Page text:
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How to Design a Multifunctional Studio Apartment

You have a bedroom, a living room, a kitchen and a bathroom. So what if you can see all of them at the same time? “Studio apartments are about function over form. Everything must have more than one use, as there is no room to spare,” says interior designer Kera Cherrey, owner of Chesapeake Staging and Design in Maryland. Strategic decorating can make even the smallest studio apartment feel homey, but finding pieces that (literally) fit your needs takes time. Work up to the challenge using these three decorating stages.

 

Stage 1: Build Out the Basics

Start by getting the room’s essential elements in place.

 

The No. 1 rule when decorating a studio: Look for furnishings that do “double duty,” suggests Tiffani Stutzman, a Louisiana-based interior decorator. For example, a drop-leaf dining table makes a great, expandable desk; storage ottomans can be used for guest seating and as a coffee table (all while storing linens inside).

 

Next, consider the prominence of the bed. In a studio, your bed will be a focal point — not to mention act as the main seating and sleeping area. Choose bedding you love while considering your overall decor and color schemes. If you’ve got room, place a loveseat or compact couch opposite the foot of the bed to separate living and sleeping spaces. If you’re pressed for space, consider a sofa bed.

 

And don’t forget rugs and window treatments, Cherrey adds. “Layered rugs take up no space but create visual interest. To-the-ceiling window treatments add height and warmth without taking over the space.”

 

Stage 2: Add Embellishments

Layer in a little something extra.

 

In a studio, every belonging needs a place, and every piece needs a purpose — or a couple of them. Look for pieces that promote organization and multitasking, and save precious space.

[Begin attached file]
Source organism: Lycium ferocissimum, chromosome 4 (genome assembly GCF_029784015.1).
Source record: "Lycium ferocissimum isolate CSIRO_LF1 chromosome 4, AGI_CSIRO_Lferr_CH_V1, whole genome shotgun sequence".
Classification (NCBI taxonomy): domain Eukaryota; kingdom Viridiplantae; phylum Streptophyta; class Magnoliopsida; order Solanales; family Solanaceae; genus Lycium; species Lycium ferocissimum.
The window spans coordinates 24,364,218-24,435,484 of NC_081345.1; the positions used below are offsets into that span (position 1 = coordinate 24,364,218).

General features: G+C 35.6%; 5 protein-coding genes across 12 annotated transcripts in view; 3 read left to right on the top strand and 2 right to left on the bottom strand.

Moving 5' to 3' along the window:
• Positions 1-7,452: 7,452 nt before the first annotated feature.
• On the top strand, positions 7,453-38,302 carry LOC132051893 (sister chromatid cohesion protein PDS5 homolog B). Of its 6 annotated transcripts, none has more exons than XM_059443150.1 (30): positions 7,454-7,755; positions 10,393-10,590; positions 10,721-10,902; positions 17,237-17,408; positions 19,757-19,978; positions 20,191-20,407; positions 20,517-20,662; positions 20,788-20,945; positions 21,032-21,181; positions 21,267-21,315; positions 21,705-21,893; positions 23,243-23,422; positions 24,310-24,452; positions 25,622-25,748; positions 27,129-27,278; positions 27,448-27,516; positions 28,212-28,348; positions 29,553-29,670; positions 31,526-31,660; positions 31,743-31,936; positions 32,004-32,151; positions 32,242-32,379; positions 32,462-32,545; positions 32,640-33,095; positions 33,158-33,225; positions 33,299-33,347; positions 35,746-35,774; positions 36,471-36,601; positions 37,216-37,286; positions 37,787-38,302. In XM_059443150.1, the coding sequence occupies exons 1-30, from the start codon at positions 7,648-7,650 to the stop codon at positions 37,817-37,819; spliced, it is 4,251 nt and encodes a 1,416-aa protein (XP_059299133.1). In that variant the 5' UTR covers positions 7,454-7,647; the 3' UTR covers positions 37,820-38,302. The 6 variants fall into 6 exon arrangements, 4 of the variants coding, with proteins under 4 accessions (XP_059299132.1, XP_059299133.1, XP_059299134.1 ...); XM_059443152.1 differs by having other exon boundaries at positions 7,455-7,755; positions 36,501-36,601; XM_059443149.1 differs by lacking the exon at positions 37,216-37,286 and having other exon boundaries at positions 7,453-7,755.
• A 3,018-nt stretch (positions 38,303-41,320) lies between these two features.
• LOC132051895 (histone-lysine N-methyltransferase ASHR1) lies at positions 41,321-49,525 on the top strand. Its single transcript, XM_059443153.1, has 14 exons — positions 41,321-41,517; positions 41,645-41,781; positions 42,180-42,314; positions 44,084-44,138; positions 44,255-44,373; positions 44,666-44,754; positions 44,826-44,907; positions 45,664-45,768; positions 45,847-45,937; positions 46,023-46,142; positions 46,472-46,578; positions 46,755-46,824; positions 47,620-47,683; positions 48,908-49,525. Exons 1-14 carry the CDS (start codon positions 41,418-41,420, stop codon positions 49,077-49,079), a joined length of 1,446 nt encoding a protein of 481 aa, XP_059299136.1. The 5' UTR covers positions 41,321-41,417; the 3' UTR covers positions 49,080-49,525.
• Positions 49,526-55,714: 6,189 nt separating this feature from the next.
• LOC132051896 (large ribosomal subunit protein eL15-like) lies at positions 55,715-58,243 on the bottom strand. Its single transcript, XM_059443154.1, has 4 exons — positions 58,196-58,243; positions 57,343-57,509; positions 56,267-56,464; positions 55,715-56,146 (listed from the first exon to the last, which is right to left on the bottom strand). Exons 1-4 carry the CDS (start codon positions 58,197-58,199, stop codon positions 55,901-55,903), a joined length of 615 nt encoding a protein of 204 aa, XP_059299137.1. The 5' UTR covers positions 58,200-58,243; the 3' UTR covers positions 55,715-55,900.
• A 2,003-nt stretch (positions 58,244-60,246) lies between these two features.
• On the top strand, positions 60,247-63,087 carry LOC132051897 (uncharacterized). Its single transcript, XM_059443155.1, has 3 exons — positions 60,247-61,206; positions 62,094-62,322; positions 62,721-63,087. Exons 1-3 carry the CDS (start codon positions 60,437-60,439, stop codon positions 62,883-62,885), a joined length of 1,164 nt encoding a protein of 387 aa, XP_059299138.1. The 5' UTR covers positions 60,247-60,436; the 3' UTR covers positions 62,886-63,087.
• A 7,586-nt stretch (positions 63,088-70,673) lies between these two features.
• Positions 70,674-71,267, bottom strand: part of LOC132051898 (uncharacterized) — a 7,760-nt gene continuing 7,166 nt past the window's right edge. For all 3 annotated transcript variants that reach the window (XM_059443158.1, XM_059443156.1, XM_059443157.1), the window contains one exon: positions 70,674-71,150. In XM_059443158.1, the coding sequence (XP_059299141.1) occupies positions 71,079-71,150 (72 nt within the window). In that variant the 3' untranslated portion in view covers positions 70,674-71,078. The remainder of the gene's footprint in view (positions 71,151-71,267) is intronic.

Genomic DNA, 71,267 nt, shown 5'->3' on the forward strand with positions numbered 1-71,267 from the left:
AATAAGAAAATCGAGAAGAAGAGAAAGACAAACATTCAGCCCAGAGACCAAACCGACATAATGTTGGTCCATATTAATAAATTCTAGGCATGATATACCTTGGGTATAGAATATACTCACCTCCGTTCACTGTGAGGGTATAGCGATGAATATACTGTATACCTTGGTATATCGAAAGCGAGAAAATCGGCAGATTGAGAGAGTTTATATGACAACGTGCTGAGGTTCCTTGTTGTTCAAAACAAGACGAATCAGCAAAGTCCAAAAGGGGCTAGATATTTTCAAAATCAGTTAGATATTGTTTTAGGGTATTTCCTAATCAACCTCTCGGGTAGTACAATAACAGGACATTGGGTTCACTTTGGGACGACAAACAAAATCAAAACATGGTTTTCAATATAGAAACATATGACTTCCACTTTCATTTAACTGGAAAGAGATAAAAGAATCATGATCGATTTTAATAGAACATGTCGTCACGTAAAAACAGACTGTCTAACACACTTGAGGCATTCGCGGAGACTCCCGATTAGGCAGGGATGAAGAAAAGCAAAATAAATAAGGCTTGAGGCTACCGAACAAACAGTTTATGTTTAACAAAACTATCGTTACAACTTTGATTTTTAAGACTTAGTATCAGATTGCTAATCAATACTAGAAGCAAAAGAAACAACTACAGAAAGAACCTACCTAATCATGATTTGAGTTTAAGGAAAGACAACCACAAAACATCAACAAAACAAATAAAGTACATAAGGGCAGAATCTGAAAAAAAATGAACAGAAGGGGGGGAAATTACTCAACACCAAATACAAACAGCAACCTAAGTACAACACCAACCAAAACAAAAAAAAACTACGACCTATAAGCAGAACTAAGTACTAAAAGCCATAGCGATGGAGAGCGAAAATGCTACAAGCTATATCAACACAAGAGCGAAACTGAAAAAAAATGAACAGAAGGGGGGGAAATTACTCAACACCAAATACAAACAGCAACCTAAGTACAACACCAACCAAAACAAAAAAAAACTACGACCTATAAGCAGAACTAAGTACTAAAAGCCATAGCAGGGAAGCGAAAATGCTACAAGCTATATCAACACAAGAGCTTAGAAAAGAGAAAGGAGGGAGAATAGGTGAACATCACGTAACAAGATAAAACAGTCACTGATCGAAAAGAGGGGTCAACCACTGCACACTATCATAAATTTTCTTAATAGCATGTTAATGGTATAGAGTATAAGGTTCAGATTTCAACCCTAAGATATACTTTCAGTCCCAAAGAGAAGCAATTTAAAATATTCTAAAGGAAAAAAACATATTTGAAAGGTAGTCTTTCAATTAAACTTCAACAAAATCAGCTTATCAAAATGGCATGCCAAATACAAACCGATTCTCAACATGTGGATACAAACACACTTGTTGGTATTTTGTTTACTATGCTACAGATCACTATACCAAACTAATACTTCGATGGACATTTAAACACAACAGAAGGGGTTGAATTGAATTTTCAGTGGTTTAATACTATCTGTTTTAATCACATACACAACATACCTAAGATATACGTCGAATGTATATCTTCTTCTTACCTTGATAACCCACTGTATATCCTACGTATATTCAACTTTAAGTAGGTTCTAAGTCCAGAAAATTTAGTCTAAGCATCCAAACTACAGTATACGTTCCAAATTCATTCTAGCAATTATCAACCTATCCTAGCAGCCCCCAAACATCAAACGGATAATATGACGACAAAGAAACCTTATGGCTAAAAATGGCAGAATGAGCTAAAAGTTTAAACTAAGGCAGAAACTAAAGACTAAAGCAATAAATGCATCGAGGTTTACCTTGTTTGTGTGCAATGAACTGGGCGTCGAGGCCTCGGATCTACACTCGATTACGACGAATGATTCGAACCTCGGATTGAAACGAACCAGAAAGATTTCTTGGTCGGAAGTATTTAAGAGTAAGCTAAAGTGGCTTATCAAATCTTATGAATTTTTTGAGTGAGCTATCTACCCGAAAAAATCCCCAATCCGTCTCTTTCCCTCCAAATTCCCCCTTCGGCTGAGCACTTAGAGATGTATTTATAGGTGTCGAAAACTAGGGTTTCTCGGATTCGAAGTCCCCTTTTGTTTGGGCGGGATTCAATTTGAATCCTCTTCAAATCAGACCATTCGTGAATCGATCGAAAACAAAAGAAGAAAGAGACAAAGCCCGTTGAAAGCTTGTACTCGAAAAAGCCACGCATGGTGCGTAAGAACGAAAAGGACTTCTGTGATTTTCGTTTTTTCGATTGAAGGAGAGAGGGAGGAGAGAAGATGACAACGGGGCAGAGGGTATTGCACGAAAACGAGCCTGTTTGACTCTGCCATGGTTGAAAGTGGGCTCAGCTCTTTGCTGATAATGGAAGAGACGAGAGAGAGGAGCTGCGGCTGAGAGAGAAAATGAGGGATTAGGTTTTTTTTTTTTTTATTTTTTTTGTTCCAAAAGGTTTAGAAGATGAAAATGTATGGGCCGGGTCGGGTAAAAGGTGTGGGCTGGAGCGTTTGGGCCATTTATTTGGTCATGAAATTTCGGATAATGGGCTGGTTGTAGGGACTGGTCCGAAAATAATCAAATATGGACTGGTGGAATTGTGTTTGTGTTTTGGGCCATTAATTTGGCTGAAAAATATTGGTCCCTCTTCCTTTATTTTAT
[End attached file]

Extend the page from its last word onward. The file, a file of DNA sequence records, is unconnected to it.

“Put your bed on risers to accommodate under-the-bed storage boxes,” says Stutzman. “Decorative baskets or cubes above your kitchen and bath cabinets can hold extra cleaning supplies or holiday decorations. Freestanding cabinets should reach to the ceiling to maximize storage.”

 

Still need more storage? Install shelves over your bed rather than use a bulky nightstand. And a tall bookcase dividing your bed from the living area offers privacy and room for all your reading material.

 

Of course, not everything fits in a bin or basket: Give everything else a tidy home with hat and sweater hooks, key holders and mail shelves near the door.

 

Once you’ve covered storage, ensure you have enough workspace. In the kitchen, purchase a sink cover, which allows you to use the sink’s real estate as a chopping surface. In the seating area, consider a set of nesting tables: They offer two or three tables when you need them, but only take up the space of one.

 

Stage 3: Give It the Wow Factor

Load the studio with items that take it to the next level.

 

Even the smallest apartment can feel like a palace with pretty finishing touches. First, examine the walls: Because a studio apartment may not be forever, apply temporary style with removable wallpaper or decals. Or, hang oversize canvasses or photos to give the apartment a personal touch without taking up floor space. But your wall’s best friend may just be a mirror: A giant looking glass reflects light and makes a small studio feel much larger.

 

Then, use the double-duty mindset to accessorize: Think gorgeous wood cutting boards that double as kitchen art, and a fancy bar cart that holds booze on the bottom, and a lamp on top. “Use a beautiful vase to store pencils,” says Cherrey, “and an embossed box can add glam while hiding the mail.”



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